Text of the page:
Turner, Christopher J. (1984) The development of elementary education in Sunderland, 1870 - 1902. Masters thesis, Durham University.
During the nineteenth century, Sunderland had at one point become the centre of the shipbuilding world. Soon afterwards it began to vie for supremacy in the export of coal. The town pulsed with success. Any obstacles or setbacks were simply removed or overcome. The aim of this thesis, therefore, was to show how Elementary Education developed within such an atmosphere. In fact, education had grown as a priority within the town during the nineteenth century. When the time came to implement the 1870 Act, a mature decision was taken and in spite of political discord at the first election the School Board began the work of preparing the ground for a provision of education to include all those who would need it. There was no undue haste, nor was the Board slow. Each school was planned with care. As the period progressed the educational needs of the town were met in an orderly sensible manner. Throughout changes in the political nature of the Boards there was a continuity of intent. The existing provision was not interfered with, nor put under undue pressure. The internal and external planning of buildings was unusually varied. Each School had an individual flavour. The accommodation target set in the very beginning was adjusted throughout and reached by the end. The strong religious atmosphere of the town existed alongside and within the Board schools. This background had also helped to provide a continual flow of teachers which, if as elsewhere were largely untrained, compensated by their dedication to the pupils. The curriculum expanded very slowly following a national pattern. Throughout, important local figures guided and advised. Attendance, though only average, did improve gradually. Most importantly, the child was being put at the centre of consideration. In the end, there had been a marked improvement in the attitude towards education in the town and this was most noticeable in the adequate supply of good schools which existed by the first years of the twentieth century. Reassuringly, therefore, a successful industrial town had kept educational priority throughout and mirrored commercial with educational success.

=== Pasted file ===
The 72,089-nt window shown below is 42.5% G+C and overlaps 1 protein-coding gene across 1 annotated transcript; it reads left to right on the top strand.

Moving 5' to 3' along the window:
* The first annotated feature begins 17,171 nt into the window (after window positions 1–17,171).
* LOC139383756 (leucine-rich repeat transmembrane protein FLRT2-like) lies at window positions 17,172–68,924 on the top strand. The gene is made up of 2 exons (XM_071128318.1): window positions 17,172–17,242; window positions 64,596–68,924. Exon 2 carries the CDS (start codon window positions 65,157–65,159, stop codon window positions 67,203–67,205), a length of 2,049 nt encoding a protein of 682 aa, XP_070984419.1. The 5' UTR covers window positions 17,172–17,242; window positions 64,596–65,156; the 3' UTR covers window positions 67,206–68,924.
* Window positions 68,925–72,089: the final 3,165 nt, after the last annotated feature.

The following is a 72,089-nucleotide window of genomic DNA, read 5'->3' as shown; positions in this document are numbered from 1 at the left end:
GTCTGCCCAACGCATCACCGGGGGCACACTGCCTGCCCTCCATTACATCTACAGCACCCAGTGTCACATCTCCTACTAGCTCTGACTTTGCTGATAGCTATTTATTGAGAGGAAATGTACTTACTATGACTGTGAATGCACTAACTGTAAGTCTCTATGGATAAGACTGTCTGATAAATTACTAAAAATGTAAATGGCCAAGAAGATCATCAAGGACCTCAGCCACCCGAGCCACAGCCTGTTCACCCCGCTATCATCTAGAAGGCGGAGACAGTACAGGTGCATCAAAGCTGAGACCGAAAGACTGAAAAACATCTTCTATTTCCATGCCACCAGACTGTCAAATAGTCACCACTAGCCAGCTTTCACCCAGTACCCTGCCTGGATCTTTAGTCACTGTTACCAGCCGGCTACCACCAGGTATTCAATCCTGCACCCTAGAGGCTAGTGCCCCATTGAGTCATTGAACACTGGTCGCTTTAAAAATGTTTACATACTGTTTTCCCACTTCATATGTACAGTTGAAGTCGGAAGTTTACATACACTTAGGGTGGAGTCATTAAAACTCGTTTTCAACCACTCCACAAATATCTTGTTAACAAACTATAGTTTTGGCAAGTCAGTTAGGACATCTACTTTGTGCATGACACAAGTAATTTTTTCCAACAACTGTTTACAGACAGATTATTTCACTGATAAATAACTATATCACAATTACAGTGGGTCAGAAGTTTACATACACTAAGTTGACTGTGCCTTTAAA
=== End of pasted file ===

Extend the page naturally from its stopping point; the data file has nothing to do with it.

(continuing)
|Item Type:||Thesis (Masters)|
|Award:||Master of Education|
|Copyright:||Copyright of this thesis is held by the author|
|Deposited On:||16 Jul 2013 10:55|